TikTok’s another video platform, right?
If you haven’t heard of TikTok, you’ll find the stats for the fastest growing video social network astonishing. In February last year, it exceeded one billion installs and the company that owns it, Bytedance, has now beat Uber to become the world’s most valuable start-up.
But… what is it? Is TikTok just for kids or is there a business marketing case?
TikTok for the uninitiated
Look on the back of the TikTok tin and you’re told that it’s a “destination for short-form mobile videos”. But that doesn’t really set it apart from the likes of YouTube, does it?
Where TikTok differs slightly is that it allows creators to share looping videos of between 15 and 60 seconds in length. They’re vertical (due to the fact they can only be created on a smartphone) and the app offers a huge toolkit of editing features.
This enables users to chose from a significant music library or score and tune their own content.
You might hear people describe TikTok as a lip-syncing app, and while many of the first videos that appeared on the platform were exactly that (it’s forefather, Muscial.ly was based on that premise), it’s actually a far more creative tool.
Who’s using TikTok?
The TikTok demographic is fascinating.
As you’d expect, it’s most popular with teenagers (or ‘generation z’, as they’re often referred to). Stats suggest that 41% of TikTok users are aged between 16 and 24.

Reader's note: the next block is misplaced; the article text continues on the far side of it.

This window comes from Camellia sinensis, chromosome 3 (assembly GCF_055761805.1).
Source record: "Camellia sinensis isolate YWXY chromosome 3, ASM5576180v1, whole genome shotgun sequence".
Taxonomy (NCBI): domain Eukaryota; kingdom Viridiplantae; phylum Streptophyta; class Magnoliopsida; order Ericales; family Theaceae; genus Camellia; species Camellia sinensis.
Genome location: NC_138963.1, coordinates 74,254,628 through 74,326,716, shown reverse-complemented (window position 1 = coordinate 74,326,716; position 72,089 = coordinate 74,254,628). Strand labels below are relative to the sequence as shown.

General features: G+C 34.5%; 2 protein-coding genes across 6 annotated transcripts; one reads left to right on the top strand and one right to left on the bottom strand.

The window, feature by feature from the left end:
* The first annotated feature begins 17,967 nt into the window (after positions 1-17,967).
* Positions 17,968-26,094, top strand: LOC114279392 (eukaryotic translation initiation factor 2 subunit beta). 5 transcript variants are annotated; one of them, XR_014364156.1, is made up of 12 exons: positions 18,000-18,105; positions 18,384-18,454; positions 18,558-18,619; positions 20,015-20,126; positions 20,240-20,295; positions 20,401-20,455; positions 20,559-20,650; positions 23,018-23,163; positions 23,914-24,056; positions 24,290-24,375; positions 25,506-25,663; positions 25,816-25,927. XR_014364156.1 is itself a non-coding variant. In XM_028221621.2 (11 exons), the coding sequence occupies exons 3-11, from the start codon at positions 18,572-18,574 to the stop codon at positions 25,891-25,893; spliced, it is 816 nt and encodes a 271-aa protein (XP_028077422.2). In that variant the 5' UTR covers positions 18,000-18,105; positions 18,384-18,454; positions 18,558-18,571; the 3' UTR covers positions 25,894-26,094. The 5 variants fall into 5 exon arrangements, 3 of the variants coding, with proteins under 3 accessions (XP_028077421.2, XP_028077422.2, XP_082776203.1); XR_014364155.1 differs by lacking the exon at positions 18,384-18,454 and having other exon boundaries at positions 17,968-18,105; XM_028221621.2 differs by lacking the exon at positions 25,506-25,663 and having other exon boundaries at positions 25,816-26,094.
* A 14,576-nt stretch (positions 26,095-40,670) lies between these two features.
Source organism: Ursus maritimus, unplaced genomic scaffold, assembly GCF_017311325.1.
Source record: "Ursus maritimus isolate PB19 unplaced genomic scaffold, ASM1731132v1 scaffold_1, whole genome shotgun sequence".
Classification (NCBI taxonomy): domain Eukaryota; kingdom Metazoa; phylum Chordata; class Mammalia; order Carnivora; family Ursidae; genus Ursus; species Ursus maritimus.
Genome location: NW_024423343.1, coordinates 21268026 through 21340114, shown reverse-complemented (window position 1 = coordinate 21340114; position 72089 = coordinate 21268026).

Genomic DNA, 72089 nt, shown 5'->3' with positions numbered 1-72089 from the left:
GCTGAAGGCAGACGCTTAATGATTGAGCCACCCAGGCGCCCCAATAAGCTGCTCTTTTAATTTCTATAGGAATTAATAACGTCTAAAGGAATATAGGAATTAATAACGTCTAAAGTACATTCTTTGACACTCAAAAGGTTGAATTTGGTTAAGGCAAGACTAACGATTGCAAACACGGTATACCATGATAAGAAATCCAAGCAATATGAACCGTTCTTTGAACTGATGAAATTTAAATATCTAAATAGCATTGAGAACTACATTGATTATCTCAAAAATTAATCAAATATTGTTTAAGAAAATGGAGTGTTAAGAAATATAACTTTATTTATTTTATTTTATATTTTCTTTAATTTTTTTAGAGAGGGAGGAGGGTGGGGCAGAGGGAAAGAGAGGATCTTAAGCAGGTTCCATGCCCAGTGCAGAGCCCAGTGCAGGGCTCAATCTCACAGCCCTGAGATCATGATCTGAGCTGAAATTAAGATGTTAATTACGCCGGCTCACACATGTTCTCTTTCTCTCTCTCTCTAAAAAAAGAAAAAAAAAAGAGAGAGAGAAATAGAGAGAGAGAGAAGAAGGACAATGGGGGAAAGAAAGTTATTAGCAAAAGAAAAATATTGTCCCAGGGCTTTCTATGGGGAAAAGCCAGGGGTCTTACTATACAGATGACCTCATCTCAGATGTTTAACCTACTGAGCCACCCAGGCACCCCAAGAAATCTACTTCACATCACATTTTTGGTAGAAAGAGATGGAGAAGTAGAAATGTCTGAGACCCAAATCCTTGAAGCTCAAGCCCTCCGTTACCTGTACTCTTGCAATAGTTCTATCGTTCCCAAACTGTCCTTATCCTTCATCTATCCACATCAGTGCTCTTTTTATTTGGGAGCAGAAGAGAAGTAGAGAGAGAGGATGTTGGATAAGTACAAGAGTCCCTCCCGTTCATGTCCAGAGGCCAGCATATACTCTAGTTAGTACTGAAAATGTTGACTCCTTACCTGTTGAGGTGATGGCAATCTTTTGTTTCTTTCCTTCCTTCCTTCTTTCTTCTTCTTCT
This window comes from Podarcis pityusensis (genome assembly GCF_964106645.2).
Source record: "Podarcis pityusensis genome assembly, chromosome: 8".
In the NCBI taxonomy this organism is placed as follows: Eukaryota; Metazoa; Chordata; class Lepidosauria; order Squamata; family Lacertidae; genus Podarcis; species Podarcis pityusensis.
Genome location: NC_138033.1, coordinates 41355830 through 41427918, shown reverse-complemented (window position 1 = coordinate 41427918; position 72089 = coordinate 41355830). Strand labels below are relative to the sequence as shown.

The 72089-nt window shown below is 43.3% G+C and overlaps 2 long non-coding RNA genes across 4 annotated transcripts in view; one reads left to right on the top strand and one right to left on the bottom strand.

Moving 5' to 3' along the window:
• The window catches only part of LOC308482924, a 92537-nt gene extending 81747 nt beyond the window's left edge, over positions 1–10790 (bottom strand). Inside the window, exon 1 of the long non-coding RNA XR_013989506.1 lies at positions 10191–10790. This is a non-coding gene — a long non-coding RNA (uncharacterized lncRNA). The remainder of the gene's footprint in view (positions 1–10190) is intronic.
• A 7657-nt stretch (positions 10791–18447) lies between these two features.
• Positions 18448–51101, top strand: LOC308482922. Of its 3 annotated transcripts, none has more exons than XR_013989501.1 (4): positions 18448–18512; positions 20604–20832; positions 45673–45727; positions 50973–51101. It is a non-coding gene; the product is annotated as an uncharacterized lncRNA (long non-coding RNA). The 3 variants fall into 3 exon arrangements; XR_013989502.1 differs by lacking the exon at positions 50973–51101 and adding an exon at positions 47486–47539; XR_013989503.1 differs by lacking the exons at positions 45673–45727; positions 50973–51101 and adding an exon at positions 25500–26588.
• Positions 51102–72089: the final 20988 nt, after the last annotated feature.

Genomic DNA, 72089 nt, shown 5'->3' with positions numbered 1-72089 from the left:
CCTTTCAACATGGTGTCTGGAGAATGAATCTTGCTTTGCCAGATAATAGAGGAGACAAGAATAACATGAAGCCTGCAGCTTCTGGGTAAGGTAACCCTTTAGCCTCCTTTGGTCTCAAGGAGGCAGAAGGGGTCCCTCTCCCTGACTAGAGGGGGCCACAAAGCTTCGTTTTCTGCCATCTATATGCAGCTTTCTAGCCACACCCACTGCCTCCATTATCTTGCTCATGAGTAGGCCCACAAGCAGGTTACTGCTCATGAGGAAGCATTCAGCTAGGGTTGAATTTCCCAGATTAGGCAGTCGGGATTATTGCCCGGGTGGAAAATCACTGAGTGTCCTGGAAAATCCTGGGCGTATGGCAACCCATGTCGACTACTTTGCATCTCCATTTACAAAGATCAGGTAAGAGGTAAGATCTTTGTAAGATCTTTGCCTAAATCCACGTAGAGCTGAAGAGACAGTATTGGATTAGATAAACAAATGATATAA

TikTok’s homeland is actually China, where it has around 500 million active monthly users. Despite this, it is available in 154 countries across the world and has 40% of its users located outside of China.
The app has been downloaded 96 million times in the United States, but you’re just as likely to see it on the phones of teenagers on British shores, too.
Is there a business case?
There are some big brands already using TikTok, including Nike, Disney and Apple Music, but there isn’t a defined ad platform available just yet.
It’s fair to assume that the big businesses were approached directly by TikTok, and the platform has gradually been pushing ads, although admittedly not with the ferocity of an established service like YouTube.
Some brands have dabbled with TikTok influencer marketing, including Universal who used the video sharing service to promote its film, The House with a Clock in its Walls.
However, if you’re a small or medium sized business without the clout of a monolith like Universal, you’re unlikely to find much of a business case for TikTok at the moment. That is, unless you’re willing to invest time in creating some organic content, which might get you in the mindset of regularly publishing short form video – no bad thing.
This is because there’s no option to run pay-per-click (PPC) ads on TikTok yet. And that means there’s no audience targeting options like you’d find on Facebook.
The sheer rate at which TikTok is growing and the interest shown in the platform by big brands is encouraging. It demonstrates that this is an app worth keeping an eye on if you’re a marketer or business owner.
The key lies in if and when TikTok decides to implement PPC ads or some other form of paid promotion. Until then, we’d suggest installing the app, taking a look now and again to get a feel for its feature set… and staying tuned to this blog. We’ll let you know if and when it’s worth jumping on this particular video bandwagon.
Do you have an opinion on TikTok? Is there something you think we might have missed when looking at it? Let us know what you think below in the comments.